Why is ESG reporting important?

by Dan Byrne on Feb 1, 2023

Why is ESG reporting important

Why is ESG reporting important? Because, by and large, it’s part of the new normal. If you feel you don’t have the expertise to oversee it, don’t worry. You can get qualified.

But before we go any further, remember: the question above is only half the picture. 

After all, anyone can string bits of relevant data together and produce an ESG report. It’s the so-called ‘tick-box’ approach, and up till recently, it would have been enough in more cases than you’d think. 

But now it’s different. ESG reporting, by itself, isn’t important. Good ESG reporting is what’s important. 

If the information your company presents doesn’t follow best-practice, stakeholder responses will be indifferent at best and angry at worst.

To start a quick recap:

Environmental, social and governance (ESG) are becoming core pillars of corporate activity. 

Companies exist to make a profit, but while doing so, they also have responsibilities to the world, its people, and themselves. At least, that’s how the modern stakeholder sees it. 

Living up to those responsibilities is one thing, but if you can’t communicate that to stakeholders in a meaningful way, your efforts get lost. 

At the same time, many organisations that communicate their progress use vague, brief or downright misleading language. Among other things, this contributes to greenwashing. Authorities hate this practice, and many are now taking steps to stamp it out.

This is the start of why ESG reporting is so crucial.

Why is good ESG reporting important?

Several reasons. Depending on your industry, some may be more relevant than others:

It’s the standard stakeholders expect

Investors, consumers and governments are your usual audience regarding ESG. 

In the past, many of them would have been okay with the ‘tick-box’ approach. Now, with the prominence of greenwashing and increased scrutiny of social and climate policies, it’s a different picture. 

As a result, your audience now expects comprehensive data – well-presented and reflective of company strategy.

Your reputation can suffer without it

In many industries, it’s a severe reputational risk to fall short of ESG reporting obligations.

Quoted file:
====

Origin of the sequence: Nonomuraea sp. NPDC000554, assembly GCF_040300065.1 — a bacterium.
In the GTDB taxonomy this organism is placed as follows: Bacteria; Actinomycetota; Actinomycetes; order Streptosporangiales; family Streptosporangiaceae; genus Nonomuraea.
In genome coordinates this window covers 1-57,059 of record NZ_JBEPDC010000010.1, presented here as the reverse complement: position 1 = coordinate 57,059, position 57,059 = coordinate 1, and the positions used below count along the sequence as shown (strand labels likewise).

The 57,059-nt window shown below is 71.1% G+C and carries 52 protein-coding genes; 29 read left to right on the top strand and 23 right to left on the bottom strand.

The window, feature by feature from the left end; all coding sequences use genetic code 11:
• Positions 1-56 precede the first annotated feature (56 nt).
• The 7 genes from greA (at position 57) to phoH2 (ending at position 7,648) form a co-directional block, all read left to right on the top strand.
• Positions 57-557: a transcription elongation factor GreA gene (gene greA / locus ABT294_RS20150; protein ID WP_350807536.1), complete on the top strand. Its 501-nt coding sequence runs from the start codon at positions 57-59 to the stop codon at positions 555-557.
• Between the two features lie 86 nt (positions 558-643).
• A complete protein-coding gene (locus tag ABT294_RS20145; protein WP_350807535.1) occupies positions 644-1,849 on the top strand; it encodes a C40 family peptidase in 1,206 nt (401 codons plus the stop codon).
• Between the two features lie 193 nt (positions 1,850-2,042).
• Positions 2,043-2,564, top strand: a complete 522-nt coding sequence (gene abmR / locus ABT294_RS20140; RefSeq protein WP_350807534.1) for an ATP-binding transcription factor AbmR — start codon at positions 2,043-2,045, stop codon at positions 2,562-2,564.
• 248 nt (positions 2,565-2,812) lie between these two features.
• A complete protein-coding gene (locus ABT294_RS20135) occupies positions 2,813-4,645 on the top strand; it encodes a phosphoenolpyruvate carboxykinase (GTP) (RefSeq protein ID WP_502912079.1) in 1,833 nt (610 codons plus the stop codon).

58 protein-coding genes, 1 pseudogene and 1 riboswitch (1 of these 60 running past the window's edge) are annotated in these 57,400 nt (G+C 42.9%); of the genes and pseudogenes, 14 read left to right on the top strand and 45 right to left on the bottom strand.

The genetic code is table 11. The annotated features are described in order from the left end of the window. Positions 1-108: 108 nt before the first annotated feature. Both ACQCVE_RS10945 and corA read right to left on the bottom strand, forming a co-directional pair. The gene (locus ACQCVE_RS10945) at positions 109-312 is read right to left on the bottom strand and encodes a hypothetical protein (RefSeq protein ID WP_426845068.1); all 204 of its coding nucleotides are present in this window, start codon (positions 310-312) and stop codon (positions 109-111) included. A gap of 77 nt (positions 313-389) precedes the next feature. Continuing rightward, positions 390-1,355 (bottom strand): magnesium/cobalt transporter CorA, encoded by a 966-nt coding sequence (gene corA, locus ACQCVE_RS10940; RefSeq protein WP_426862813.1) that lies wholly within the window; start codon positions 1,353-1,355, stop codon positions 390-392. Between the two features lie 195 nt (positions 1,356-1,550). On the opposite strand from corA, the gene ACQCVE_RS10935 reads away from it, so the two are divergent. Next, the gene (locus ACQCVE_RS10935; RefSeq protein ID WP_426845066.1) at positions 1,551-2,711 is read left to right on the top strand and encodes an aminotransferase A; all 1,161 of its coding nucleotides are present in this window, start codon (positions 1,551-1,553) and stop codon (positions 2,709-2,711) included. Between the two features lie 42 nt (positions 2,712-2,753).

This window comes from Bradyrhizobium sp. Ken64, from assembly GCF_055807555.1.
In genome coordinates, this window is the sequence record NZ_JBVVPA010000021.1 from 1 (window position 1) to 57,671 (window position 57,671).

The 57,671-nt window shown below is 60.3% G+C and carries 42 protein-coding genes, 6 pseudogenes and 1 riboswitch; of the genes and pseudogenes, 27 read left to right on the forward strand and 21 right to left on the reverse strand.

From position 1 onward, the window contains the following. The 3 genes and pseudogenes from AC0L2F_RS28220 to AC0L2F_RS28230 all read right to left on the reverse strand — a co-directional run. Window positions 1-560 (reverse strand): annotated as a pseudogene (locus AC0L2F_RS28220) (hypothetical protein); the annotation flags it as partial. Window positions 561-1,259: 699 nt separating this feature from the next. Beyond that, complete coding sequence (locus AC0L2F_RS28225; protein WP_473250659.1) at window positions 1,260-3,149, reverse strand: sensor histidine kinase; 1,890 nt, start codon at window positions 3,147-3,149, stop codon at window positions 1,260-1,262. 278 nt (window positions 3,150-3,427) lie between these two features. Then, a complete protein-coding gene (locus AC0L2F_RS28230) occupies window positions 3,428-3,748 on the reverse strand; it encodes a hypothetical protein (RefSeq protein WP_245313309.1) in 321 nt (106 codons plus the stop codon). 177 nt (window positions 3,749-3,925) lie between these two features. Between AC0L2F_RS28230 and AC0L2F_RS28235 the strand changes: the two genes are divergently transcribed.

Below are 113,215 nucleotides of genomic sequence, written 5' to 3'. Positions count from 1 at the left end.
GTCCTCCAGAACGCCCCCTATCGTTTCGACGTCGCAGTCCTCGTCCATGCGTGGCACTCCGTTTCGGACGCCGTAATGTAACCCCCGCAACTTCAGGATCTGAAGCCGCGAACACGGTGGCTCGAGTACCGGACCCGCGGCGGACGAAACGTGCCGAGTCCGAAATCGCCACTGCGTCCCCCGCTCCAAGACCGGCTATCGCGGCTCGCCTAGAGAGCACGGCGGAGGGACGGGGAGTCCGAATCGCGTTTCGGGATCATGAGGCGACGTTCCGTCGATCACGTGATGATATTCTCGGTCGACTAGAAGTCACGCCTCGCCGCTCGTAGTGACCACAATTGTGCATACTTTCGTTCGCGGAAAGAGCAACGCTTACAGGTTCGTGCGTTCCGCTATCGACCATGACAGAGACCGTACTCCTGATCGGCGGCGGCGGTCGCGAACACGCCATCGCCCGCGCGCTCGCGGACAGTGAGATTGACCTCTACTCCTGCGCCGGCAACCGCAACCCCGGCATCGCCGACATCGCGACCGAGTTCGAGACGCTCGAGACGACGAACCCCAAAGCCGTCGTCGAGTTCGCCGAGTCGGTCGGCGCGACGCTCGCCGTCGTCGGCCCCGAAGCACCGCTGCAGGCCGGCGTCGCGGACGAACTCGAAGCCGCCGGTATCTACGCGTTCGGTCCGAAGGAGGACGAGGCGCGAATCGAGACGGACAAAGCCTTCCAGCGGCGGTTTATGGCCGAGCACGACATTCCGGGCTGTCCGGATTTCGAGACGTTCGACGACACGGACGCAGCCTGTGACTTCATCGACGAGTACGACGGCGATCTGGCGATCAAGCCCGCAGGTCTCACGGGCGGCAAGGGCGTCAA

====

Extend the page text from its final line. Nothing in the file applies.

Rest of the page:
For example, consumers may react badly to your perceived indifference to the environment, or investors may shy away from future funding because they don’t think their money goes where they want. 

Navigating this kind of trouble can be extremely tricky.

It’s becoming a legal necessity

Companies used to engage in ESG reporting simply because it looked good. Now, it’s a different story. 

For example, lawmakers and watchdogs in some of the world’s largest jurisdictions have introduced new laws to standardise what companies must report about their climate risk. 

In the EU, the Corporate Sustainability and Reporting Directive (CSRD) entered into force in January. The Securities and Exchange Commission is eyeing something similar for US businesses.

Popular reporting trends have emerged

The lack of a universal reporting standard is still a problem, but promising candidates have emerged. 

In addition to the CSRD standards for Europe, other examples include those of the Global Reporting Initiative (GRI), the International Sustainability Standards Board (ISSB), and the task Climate-Related Financial Disclosures (TCFD). 

Stakeholders will look at these standards as what separates bad ESG reporting from good ESG reporting. If you know them, you’re closer to the latter.

It inspires confidence in your business

Don’t always consider the ramifications of getting ESG reporting wrong; consider also the benefits of getting it right. 

Good reports instil confidence in a business’ rounded approach to governance. It shows that strategy integrates profit and care together. 

In addition, several studies and news cases have shown many firms need to catch up in their ESG reporting duties. Some doubt their reporting skills, and others have admitted that they don’t even have ESG KPIs at the board level

If your company is prepared to report correctly, it will stand out from this confusion.


ESG reporting is essential because stakeholders want it, governments increasingly require it, and success is borne from it. 

The good news is that if you’re unfamiliar with the ins and outs of ESG reporting, there are courses to help you along.

Diploma in ESG

As a leader in ESG, you need to anticipate investors’ questions before they are asked, manage the associated risks and implement an appropriate ESG framework.

Learn more

Diploma in ESG

As a leader in ESG, you need to anticipate investors’ questions before they are asked, manage the associated risks and implement an appropriate ESG framework.

Learn more
ESG investing
ESG reporting

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